• Penalty Kick: Fol­low­ing a major law vio­la­tion, the kick­ing team, if in range, has the option to “kick for points.” Three points are awarded for a suc­cess­ful penalty kick. The kick must be from the point of the penalty or any­where on a line straight behind that point. The ball can be played if the kick fails.
  • Drop Goal: Three points are awarded for a suc­cess­ful drop kick. A drop kick may be taken from any­where on the field dur­ing play. A drop goal is sim­i­lar to a field goal in foot­ball; how­ever, in rugby the kick is made dur­ing the course of nor­mal play. The ball is alive if the kick fails.

Restart­ing Play

There are two meth­ods of restart­ing play fol­low­ing a stop­page caused by either the ball going out of bounds or because of an infrac­tion of the laws.


If the ball goes out of bounds, it is restarted with a line-​out. Both teams form a line per­pen­dic­u­lar to the touch­line and one-​meter (three feet) apart from one another. A player of the non-​offending team calls a play and throws the ball in the air in a straight line between the two lines. Play­ers of each team may be sup­ported in the air by their team­mates to gain pos­ses­sion of the ball. This is sim­i­lar to a jump ball in basketball.


Rugby’s unique for­ma­tion, the fore­run­ner of the Amer­i­can foot­ball line of scrim­mage, is the method used to restart the game after the ref­eree has whis­tled a minor law vio­la­tion. A bound group of play­ers from each team form a “tun­nel” with the oppo­si­tion. The non-​offending team puts the ball into the tun­nel by rolling it into the mid­dle and each team pushes for­ward until one player is able to hook the ball with the feet and push it to the back row play­ers of his/​her team. The scrum half then retrieves the ball and puts it into play.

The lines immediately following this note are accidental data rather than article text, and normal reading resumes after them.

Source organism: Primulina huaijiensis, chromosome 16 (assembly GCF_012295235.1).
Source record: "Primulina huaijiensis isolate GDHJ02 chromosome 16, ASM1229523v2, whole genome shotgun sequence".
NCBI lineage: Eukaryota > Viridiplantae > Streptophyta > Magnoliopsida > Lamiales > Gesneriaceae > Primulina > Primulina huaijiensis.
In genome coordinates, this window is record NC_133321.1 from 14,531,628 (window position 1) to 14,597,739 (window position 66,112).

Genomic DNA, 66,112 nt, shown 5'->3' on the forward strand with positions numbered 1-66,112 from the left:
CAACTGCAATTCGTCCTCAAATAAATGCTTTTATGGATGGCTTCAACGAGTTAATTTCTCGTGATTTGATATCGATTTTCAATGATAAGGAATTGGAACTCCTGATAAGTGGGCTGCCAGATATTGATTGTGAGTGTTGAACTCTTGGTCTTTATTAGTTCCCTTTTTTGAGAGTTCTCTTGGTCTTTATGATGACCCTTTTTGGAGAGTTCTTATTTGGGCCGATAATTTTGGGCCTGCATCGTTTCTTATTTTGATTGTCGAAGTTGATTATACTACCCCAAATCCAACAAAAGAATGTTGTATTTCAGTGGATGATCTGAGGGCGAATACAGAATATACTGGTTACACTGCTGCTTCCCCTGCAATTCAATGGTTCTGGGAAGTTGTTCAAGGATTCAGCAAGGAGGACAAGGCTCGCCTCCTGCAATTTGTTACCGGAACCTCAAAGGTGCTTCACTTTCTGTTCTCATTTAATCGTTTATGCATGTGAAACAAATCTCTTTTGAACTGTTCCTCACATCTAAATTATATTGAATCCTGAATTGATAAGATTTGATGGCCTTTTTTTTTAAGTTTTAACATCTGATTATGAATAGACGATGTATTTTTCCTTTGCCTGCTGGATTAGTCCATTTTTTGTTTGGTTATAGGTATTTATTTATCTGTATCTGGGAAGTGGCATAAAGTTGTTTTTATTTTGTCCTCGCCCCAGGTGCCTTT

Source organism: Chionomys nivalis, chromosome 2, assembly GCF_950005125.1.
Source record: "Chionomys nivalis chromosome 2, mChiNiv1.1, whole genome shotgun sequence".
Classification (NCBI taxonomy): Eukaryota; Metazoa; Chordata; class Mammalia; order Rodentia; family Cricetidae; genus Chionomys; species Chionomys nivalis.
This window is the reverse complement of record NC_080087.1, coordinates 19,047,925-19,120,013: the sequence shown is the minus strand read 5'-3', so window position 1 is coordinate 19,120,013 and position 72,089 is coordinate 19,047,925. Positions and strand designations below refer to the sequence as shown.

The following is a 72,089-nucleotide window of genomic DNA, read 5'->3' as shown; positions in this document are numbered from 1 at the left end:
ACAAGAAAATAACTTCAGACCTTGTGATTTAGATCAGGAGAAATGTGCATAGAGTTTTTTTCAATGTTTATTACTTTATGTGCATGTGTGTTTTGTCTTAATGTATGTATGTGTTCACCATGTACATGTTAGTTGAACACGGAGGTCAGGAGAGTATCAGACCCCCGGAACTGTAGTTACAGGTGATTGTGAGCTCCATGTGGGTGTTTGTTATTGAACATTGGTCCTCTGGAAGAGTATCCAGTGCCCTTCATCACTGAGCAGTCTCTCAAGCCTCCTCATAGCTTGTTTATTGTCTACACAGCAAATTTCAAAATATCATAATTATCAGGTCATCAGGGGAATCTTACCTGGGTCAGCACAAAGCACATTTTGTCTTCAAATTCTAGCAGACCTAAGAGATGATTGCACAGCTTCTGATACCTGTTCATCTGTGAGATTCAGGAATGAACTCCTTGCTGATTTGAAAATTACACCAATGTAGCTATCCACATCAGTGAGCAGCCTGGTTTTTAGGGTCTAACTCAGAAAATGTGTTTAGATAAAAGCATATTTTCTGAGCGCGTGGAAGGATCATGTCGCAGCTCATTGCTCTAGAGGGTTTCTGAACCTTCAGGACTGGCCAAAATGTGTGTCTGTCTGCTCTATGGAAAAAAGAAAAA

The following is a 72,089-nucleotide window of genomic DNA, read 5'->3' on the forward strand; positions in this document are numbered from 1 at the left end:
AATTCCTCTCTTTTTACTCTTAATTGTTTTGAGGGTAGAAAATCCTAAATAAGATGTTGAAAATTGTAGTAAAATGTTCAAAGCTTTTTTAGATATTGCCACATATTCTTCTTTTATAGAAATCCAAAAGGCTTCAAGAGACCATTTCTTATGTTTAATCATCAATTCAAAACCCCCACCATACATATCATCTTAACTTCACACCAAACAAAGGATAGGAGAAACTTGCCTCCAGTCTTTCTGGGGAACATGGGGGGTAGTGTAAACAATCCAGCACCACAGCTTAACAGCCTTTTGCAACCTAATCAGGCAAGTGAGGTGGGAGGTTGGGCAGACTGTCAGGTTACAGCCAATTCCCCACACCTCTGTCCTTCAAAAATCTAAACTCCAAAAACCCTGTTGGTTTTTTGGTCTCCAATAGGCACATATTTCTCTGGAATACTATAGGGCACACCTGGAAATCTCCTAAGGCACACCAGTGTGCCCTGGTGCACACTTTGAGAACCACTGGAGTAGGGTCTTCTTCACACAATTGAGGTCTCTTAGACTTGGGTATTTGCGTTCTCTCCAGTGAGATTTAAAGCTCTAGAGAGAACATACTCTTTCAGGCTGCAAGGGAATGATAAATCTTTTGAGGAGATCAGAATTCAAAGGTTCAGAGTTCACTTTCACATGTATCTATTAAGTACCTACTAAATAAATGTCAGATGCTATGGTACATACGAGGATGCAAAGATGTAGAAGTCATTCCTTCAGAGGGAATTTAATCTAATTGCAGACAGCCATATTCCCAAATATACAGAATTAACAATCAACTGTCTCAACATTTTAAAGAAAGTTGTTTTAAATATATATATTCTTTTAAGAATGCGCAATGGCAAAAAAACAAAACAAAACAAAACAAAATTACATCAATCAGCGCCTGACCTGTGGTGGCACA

One of the more chal­leng­ing aspects about rugby for a first time rugby observer is the off­side law. Sim­i­lar to soc­cer, the off­side line is con­tin­u­ally mov­ing up and down the pitch. In most instances, the ball cre­ates the off­side line and play­ers are not per­mit­ted to par­tic­i­pate in play if they are on the oppos­ing team’s side of the ball. Sim­ply being off­side is not a penalty, but attempt­ing to par­tic­i­pate in the game from an off­side posi­tion is.


After an offense occurs, if the ref­eree thinks the non-​offending team might ben­e­fit by play­ing on they may play advan­tage. How much ter­ri­tory or oppor­tu­nity is needed before advan­tage is gained depends on the nature of the offense – more for a penalty then for a scrum. Skill­ful use of advan­tage can min­i­mize stop­pages and pro­vide for a more flow­ing game.

Tack­les, Rucks and Mauls

Play­ers in pos­ses­sion of and car­ry­ing the ball may be stopped by being tack­led by the oppos­ing team. Play­ers are tack­led around the waist and legs and, in gen­eral, may not be tack­led higher. Once a player is tack­led, how­ever, play does not stop as it does in football.

A player who is tack­led to the ground must make the ball avail­able imme­di­ately so that play can con­tinue. Sup­port­ing play­ers from both teams (one from each team) con­verge over the ball on the ground, bind­ing with each other and attempt to push the oppos­ing play­ers back­wards in a man­ner sim­i­lar to a scrum. This sit­u­a­tion is known as a ruck. The ball may not be picked up by any player, until the ball emerges out of the ruck. The ruck ends and play con­tin­ues. A team that can retain pos­ses­sion after the tackle and the ensu­ing ruck has a huge advantage.